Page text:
First Baptist Church of La Crosse, Wisconsin
First Baptist Church of
La Crosse, Wisconsin
1209 Main Street
La Crosse, WI
(608) 782-6553

Sermons

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Not Finished… (Haggai 1:15b-2:9; 2 Thessalonians 2:1-4,13-17; Luke 20:27-38)

Well, the day after tomorrow is election day. Some say it’s the most important election in a century (or ever!?). I think many of us have been overwhelmed by the unprecedented negativity, personal attacks, general nastiness and lack of civility in the last months. I also think that many of us are at least as worried about what happens next, with the possibility of violence at the polls and later. We hear rumours that, already plans are afoot in Washington to make the next President’s term unpleasant and difficult. And, so, the gridlock with which we ended will be that… Continue reading

Continuity of Faith and Action (Isaiah 1:10-17; Luke 19:1-10)

As I’ve said, today is All Saints Sunday. According to the New Testament, saints are followers of Jesus. They don’t have to qualify in special ways, but are garden variety followers of the Carpenter of Nazareth. Today’s lessons speak of how spiritual life, or following Jesus, is supposed to work out. There is to be a continuity between the worship we do “in here,” and the work we do “out there.” Many people think that it’s, sometimes, easier to see this in the Gospels and the New Testament than it is in the Old. After a lifetime of teaching the… Continue reading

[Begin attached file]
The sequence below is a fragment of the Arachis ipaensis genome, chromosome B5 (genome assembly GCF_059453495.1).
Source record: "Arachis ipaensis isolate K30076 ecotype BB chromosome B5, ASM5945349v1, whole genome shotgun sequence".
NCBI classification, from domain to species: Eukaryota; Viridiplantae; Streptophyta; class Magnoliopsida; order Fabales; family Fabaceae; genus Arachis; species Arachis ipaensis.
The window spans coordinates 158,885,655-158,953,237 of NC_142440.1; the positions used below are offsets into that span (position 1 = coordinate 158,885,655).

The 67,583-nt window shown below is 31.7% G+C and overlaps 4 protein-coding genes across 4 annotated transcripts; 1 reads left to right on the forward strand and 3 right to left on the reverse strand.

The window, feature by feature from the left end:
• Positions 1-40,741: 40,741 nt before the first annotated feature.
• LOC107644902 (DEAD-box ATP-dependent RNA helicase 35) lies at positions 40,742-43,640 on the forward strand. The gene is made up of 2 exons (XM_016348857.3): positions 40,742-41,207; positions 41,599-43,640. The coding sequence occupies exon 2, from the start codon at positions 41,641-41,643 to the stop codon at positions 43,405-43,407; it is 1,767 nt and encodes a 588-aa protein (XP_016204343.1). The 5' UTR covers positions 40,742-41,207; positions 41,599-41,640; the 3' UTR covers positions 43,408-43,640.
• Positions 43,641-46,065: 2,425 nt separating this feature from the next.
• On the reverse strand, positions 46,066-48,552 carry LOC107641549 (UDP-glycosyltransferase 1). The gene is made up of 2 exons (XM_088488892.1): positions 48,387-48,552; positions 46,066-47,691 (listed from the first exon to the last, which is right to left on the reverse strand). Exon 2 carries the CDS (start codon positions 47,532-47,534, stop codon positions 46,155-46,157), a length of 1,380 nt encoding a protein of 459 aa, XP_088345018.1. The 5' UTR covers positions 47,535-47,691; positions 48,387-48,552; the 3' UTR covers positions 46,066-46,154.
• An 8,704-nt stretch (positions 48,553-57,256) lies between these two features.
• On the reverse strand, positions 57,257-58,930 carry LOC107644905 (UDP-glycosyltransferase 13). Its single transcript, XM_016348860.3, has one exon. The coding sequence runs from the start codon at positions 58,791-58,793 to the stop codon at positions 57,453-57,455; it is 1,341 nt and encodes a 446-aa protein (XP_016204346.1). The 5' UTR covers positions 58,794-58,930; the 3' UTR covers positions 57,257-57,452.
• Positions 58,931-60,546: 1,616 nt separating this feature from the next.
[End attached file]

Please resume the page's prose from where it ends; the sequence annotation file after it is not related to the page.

Blessing and How to Wreck It (Joel 2:23-27; Psalm 65; Luke 18:9-14)

Here we are, almost at the end of October. Of course, here in the Midwest, the weather can be unpredictable, but this year, we’ve had a wonderful, warm autumn season to this point. So, I’m glad to think about Psalm 65 today, which is a public or community confession that it is God who gives the goodness we experience in life. It is good to be reminded that the Bible does not look at the world as “evil, fallen, nature” that exists apart from God, but as a good work of God done for human blessing. It is the very… Continue reading

Keep on Keeping On (Genesis 32:22-31; 2 Timothy 3:14-4:5; Luke 18:1-8)